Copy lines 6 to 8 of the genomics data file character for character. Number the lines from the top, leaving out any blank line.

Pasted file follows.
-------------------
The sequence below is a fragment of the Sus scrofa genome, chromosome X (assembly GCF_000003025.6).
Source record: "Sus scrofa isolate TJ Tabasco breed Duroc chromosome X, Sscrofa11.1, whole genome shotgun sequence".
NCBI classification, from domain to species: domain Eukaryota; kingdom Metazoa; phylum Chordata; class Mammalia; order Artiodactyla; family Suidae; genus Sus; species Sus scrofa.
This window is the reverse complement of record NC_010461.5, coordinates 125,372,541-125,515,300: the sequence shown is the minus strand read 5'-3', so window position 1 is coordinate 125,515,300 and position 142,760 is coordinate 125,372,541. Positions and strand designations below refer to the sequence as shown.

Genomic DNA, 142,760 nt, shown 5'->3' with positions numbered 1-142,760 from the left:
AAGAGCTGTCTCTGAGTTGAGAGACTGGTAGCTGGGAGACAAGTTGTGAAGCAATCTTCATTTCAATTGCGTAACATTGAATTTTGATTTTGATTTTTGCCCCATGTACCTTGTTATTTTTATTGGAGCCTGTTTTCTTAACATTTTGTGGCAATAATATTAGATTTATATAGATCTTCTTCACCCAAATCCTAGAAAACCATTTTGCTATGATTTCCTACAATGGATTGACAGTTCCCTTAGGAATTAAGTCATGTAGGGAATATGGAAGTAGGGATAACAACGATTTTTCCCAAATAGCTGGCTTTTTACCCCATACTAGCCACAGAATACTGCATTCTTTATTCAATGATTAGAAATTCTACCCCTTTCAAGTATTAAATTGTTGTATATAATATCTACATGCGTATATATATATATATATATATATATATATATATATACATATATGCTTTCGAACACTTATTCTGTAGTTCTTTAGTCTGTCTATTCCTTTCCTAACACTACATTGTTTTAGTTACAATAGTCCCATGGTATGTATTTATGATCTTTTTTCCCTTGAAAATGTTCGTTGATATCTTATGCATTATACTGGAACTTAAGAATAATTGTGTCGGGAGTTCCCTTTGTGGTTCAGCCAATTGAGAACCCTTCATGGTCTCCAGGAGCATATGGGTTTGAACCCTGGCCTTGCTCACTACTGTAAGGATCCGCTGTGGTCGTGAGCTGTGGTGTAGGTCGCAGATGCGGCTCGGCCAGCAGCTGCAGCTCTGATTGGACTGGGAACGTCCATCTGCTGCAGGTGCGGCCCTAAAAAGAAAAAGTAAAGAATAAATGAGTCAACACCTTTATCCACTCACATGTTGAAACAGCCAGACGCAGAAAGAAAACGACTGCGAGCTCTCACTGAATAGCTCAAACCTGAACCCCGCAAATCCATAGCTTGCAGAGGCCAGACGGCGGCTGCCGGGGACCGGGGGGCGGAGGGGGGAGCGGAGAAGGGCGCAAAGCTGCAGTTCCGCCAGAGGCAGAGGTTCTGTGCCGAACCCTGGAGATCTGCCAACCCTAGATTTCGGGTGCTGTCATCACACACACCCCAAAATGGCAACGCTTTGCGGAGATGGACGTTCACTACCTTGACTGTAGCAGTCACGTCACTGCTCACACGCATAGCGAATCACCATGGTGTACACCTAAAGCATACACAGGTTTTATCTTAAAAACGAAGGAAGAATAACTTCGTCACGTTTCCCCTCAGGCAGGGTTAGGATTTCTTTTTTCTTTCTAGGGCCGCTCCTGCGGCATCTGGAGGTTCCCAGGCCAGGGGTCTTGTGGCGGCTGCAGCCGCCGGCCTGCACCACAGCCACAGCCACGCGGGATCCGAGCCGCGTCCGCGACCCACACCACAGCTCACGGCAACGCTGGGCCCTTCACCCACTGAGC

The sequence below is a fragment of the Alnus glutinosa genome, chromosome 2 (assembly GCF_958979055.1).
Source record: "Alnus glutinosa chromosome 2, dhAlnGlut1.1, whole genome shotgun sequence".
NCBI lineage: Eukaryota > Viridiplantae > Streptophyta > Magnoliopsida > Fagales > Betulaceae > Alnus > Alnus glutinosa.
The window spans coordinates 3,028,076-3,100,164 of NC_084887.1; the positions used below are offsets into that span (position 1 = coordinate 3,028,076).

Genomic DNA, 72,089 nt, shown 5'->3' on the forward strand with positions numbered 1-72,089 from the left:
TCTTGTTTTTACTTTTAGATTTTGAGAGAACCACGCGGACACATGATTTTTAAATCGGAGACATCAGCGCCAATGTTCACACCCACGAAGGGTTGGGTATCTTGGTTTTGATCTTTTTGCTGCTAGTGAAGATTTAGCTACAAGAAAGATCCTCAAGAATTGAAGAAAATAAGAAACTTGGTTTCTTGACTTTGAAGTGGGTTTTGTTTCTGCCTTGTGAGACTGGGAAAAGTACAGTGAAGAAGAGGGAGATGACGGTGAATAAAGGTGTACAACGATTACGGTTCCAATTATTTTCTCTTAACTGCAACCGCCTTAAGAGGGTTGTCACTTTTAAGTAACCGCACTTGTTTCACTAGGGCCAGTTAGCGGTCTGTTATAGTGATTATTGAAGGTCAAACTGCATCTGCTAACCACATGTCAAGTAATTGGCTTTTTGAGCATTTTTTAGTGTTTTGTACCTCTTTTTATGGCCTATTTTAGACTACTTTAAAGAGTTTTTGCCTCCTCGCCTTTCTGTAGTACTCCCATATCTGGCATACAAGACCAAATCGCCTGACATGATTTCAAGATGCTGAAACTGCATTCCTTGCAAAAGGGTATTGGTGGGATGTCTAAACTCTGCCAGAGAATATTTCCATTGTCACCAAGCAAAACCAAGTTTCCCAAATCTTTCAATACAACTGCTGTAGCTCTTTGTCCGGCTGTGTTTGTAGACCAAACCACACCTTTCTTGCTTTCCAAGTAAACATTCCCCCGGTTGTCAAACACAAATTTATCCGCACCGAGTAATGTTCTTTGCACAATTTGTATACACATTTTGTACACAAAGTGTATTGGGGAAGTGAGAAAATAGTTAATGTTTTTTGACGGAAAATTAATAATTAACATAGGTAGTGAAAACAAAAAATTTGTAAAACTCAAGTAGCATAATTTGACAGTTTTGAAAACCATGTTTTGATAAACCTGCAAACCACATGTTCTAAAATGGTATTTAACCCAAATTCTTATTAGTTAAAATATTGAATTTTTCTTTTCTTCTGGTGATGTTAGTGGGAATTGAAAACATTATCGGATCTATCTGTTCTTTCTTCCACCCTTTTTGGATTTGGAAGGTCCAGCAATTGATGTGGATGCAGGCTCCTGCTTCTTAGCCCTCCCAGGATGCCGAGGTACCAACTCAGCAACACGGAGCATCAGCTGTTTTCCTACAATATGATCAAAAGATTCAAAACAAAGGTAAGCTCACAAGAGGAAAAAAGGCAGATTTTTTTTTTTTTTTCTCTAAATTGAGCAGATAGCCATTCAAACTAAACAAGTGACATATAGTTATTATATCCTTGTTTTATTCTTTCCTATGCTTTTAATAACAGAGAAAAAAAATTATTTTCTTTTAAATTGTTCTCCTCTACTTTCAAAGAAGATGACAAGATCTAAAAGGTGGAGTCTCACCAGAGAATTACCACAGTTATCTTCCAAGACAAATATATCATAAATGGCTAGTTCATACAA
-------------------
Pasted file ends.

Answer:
AAGAGCTGTCTCTGAGTTGAGAGACTGGTAGCTGGGAGACAAGTTGTGAAGCAATCTTCATTTCAATTGCGTAACATTGAATTTTGATTTTGATTTTTGCCCCATGTACCTTGTTATTTTTATTGGAGCCTGTTTTCTTAACATTTTGTGGCAATAATATTAGATTTATATAGATCTTCTTCACCCAAATCCTAGAAAACCATTTTGCTATGATTTCCTACAATGGATTGACAGTTCCCTTAGGAATTAAGTCATGTAGGGAATATGGAAGTAGGGATAACAACGATTTTTCCCAAATAGCTGGCTTTTTACCCCATACTAGCCACAGAATACTGCATTCTTTATTCAATGATTAGAAATTCTACCCCTTTCAAGTATTAAATTGTTGTATATAATATCTACATGCGTATATATATATATATATATATATATATATATATATACATATATGCTTTCGAACACTTATTCTGTAGTTCTTTAGTCTGTCTATTCCTTTCCTAACACTACATTGTTTTAGTTACAATAGTCCCATGGTATGTATTTATGATCTTTTTTCCCTTGAAAATGTTCGTTGATATCTTATGCATTATACTGGAACTTAAGAATAATTGTGTCGGGAGTTCCCTTTGTGGTTCAGCCAATTGAGAACCCTTCATGGTCTCCAGGAGCATATGGGTTTGAACCCTGGCCTTGCTCACTACTGTAAGGATCCGCTGTGGTCGTGAGCTGTGGTGTAGGTCGCAGATGCGGCTCGGCCAGCAGCTGCAGCTCTGATTGGACTGGGAACGTCCATCTGCTGCAGGTGCGGCCCTAAAAAGAAAAAGTAAAGAATAAATGAGTCAACACCTTTATCCACTCACATGTTGAAACAGCCAGACGCAGAAAGAAAACGACTGCGAGCTCTCACTGAATAGCTCAAACCTGAACCCCGCAAATCCATAGCTTGCAGAGGCCAGACGGCGGCTGCCGGGGACCGGGGGGCGGAGGGGGGAGCGGAGAAGGGCGCAAAGCTGCAGTTCCGCCAGAGGCAGAGGTTCTGTGCCGAACCCTGGAGATCTGCCAACCCTAGATTTCGGGTGCTGTCATCACACACACCCCAAAATGGCAACGCTTTGCGGAGATGGACGTTCACTACCTTGACTGTAGCAGTCACGTCACTGCTCACACGCATAGCGAATCACCATGGTGTACACCTAAAGCATACACAGGTTTTATCTTAAAAACGAAGGAAGAATAACTTCGTCACGTTTCCCCTCAGGCAGGGTTAGGATTTCTTTTTTCTTTCTAGGGCCGCTCCTGCGGCATCTGGAGGTTCCCAGGCCAGGGGTCTTGTGGCGGCTGCAGCCGCCGGCCTGCACCACAGCCACAGCCACGCGGGATCCGAGCCGCGTCCGCGACCCACACCACAGCTCACGGCAACGCTGGGCCCTTCACCCACTGAGC

The sequence below is a fragment of the Alnus glutinosa genome, chromosome 2 (assembly GCF_958979055.1).
Source record: "Alnus glutinosa chromosome 2, dhAlnGlut1.1, whole genome shotgun sequence".